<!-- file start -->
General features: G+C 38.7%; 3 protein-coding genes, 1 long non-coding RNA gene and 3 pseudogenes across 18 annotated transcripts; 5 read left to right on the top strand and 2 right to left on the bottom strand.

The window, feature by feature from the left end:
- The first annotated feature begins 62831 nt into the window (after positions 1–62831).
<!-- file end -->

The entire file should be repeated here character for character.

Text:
General features: G+C 38.7%; 3 protein-coding genes, 1 long non-coding RNA gene and 3 pseudogenes across 18 annotated transcripts; 5 read left to right on the top strand and 2 right to left on the bottom strand.

The window, feature by feature from the left end:
- The first annotated feature begins 62831 nt into the window (after positions 1–62831).